Since its North American debut, the Mitsubishi Mirage has been the subject of a lot talk—and heated debate! While its body shape is not unpleasant, a closer look reveals all the shortcuts the manufacturer took to produce the car at a low cost. Shortcuts like that are okay, but only when the vehicle’s price reflects its quality.
To find out more, the Car Guide decided to call on the services of our friend Ghyslain from the Roch Lavallée et Fils garage in Granby. The in-depth review revealed a few horrors, but also a few aspects that were not so bad.
- Also: 2014 Mitsubishi Mirage: Are Your Eyes Deceiving You?
- Also: Mitsubishi Mirage G4: Almost a World Premiere in Montréal
Cutting on colour
Anyone with an observant eye will quickly notice that the paint is applied very, very parsimoniously. It’s to the point that you’ve got to wonder how resistant the vehicle will be to rust. In the passenger compartment, the quality of the plastics is exceptionally questionable, much like the other materials.
But what about the mechanics? The 1.2-litre three-cylinder engine only produces 74 horsepower at 6,000 rpm and the same amount of lbs.-ft. of torque at 4,000 rpm. These aren’t exactly record-breaking figures, but considering that the Mirage is very light (the model we tested weighed just 895 kilograms) and that it will primarily be driven in the city, performance is actually satisfactory – as long as you’re willing to live with a lot of noise during acceleration. It becomes tolerable once you reach cruising speed.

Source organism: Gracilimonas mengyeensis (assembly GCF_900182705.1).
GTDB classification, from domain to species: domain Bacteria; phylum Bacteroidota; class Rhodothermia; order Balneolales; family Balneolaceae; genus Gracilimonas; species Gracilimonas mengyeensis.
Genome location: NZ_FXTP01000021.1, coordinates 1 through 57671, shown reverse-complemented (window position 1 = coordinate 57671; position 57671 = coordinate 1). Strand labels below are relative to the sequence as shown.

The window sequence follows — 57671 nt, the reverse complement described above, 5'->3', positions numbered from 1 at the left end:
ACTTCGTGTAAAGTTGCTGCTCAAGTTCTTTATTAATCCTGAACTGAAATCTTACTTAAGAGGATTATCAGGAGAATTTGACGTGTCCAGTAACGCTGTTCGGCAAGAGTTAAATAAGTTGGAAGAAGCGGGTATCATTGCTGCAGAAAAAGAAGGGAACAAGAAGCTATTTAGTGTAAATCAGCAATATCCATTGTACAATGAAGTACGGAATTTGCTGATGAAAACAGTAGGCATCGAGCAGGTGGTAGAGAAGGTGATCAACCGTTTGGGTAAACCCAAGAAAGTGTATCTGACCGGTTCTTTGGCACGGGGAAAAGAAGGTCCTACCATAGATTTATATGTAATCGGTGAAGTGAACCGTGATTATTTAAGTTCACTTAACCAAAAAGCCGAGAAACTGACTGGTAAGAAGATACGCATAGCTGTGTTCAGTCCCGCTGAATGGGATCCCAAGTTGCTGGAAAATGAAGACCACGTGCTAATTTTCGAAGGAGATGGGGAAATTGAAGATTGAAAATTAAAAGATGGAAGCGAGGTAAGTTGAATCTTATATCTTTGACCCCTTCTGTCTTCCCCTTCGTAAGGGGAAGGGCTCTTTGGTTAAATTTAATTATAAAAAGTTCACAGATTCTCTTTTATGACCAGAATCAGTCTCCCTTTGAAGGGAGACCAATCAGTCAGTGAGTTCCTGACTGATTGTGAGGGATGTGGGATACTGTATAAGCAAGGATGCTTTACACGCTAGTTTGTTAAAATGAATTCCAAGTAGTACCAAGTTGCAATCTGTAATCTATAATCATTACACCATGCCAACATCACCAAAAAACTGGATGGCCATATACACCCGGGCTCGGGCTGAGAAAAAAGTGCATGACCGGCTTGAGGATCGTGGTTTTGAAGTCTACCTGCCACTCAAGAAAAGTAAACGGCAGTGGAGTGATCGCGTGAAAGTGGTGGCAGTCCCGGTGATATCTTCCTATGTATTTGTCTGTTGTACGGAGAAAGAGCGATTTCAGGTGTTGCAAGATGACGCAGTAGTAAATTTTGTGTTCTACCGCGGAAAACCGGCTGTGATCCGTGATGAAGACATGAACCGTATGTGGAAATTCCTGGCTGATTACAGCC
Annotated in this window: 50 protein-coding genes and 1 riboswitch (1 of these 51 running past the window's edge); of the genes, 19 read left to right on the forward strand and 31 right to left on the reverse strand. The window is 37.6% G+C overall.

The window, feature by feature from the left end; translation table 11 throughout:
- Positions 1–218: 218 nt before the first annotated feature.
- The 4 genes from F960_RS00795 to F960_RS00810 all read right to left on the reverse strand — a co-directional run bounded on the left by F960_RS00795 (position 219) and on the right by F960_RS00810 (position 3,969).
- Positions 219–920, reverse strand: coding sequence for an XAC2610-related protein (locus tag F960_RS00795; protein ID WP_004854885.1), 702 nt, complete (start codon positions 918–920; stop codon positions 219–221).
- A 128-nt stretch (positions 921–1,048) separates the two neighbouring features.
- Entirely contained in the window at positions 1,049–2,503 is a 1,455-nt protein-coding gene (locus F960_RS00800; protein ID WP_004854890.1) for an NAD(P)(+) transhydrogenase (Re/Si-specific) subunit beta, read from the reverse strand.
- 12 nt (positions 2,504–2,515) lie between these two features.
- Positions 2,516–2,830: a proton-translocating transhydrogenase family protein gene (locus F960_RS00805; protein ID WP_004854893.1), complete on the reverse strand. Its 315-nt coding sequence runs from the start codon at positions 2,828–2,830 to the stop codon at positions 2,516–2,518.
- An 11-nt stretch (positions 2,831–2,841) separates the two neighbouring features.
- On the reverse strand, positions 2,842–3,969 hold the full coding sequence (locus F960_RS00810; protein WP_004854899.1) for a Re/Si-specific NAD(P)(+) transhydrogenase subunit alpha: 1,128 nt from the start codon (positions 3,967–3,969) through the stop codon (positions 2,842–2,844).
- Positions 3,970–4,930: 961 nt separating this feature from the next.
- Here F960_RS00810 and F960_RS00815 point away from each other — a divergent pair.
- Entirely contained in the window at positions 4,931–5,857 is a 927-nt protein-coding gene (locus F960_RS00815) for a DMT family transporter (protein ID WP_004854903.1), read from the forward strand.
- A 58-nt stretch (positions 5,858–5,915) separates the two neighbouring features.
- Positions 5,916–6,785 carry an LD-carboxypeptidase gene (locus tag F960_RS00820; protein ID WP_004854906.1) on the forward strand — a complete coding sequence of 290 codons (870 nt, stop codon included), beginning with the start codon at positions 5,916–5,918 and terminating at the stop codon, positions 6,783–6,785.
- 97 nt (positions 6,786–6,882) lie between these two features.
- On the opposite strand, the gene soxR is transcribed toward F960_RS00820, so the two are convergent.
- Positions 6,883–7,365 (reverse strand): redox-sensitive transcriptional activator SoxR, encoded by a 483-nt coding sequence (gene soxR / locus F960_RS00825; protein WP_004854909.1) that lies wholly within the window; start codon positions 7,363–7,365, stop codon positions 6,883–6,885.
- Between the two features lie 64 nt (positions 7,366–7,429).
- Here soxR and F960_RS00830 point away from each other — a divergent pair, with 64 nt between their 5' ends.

Winter fuel consumption
The Mirage’s mechanics are simple, but modern. There’s dual overhead cams, variable valve timing, timing chain (no timing belt) and electronic throttle control. During the week that we tested it in March, Mother Nature blessed us with extreme cold and snow storms—the kind of stuff we usually get in January. As a result, fuel consumption was 8.0 L/100 km. But given the circumstances, we took this figure with a grain of salt. In more human conditions, we would expect it to be around 7.0 L/100 km. This figure is still nothing to write home about given the vehicle’s weight and intended use.
To find out more, check out our photo gallery!